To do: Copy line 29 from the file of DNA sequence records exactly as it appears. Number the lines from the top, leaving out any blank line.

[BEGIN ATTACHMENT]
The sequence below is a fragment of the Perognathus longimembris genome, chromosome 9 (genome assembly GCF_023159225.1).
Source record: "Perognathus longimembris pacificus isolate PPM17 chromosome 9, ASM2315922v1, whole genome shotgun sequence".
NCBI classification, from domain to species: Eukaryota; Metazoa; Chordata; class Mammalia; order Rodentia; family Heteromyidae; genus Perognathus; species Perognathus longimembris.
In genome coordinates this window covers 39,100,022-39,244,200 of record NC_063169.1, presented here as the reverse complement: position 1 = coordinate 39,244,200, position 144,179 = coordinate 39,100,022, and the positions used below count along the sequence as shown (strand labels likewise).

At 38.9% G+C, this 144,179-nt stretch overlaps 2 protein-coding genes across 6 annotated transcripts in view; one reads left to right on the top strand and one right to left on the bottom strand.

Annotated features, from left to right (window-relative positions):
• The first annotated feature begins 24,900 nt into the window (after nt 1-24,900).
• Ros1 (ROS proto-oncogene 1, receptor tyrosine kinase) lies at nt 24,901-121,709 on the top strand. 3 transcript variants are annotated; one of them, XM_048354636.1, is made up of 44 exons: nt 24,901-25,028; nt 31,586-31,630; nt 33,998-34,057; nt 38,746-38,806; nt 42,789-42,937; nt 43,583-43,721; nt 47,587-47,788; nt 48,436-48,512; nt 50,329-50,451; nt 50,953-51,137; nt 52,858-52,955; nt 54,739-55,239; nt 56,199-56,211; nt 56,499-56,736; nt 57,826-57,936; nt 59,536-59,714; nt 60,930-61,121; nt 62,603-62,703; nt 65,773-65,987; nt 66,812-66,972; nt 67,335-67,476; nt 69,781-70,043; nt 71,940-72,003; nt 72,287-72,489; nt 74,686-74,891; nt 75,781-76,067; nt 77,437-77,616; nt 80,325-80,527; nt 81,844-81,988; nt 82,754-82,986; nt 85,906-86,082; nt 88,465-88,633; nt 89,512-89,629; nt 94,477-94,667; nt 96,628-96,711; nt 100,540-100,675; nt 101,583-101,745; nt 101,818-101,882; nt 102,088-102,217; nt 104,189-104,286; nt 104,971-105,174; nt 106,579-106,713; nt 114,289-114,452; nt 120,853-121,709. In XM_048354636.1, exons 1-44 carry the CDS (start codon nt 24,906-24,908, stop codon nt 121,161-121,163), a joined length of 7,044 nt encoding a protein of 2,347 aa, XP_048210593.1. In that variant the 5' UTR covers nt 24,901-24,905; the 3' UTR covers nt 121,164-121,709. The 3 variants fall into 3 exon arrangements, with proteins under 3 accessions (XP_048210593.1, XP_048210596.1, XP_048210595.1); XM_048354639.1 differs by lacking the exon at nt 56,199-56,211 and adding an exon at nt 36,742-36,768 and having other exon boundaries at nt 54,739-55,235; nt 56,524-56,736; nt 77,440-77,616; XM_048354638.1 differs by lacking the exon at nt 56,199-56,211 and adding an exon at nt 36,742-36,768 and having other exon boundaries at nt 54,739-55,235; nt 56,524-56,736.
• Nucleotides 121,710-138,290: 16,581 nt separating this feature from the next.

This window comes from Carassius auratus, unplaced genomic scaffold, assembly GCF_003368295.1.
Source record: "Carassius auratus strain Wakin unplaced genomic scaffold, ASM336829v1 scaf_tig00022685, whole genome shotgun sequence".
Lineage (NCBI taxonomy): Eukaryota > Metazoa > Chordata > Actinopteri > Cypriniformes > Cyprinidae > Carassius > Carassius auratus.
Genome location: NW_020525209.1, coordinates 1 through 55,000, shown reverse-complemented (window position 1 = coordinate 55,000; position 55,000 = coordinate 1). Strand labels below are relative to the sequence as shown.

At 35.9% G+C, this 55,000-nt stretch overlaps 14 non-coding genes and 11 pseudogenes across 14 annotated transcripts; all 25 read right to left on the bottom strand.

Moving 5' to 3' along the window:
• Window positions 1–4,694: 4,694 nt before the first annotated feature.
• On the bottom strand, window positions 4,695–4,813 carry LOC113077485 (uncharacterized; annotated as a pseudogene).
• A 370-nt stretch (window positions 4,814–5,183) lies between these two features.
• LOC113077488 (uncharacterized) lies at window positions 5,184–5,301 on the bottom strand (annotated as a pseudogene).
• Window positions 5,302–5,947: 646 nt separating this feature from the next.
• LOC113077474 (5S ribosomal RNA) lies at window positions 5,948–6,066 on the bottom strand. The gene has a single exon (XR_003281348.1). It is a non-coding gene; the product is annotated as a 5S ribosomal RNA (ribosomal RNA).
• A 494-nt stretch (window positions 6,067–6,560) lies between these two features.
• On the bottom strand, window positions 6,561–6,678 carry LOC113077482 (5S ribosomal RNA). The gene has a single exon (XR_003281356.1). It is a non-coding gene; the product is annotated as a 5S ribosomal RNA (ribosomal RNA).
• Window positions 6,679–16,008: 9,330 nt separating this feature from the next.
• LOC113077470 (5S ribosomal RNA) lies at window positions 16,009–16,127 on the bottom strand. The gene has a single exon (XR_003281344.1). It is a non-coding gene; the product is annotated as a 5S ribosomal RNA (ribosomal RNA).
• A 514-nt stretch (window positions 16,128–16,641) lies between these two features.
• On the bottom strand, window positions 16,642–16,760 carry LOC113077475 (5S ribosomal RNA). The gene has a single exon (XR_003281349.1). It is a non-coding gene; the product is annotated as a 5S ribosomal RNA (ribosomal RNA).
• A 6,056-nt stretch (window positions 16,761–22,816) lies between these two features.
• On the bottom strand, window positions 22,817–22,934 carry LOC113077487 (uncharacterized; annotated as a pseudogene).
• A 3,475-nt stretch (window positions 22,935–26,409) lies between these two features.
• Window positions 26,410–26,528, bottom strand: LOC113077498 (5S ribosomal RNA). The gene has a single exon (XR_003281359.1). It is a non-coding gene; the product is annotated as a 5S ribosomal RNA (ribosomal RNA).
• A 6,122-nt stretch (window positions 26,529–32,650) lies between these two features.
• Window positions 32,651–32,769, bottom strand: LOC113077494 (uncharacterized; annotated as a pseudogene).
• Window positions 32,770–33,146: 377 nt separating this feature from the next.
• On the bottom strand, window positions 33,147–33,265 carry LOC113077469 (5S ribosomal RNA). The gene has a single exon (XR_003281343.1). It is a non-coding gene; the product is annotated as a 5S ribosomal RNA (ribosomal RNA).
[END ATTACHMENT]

• On the bottom strand, window positions 22,817–22,934 carry LOC113077487 (uncharacterized; annotated as a pseudogene).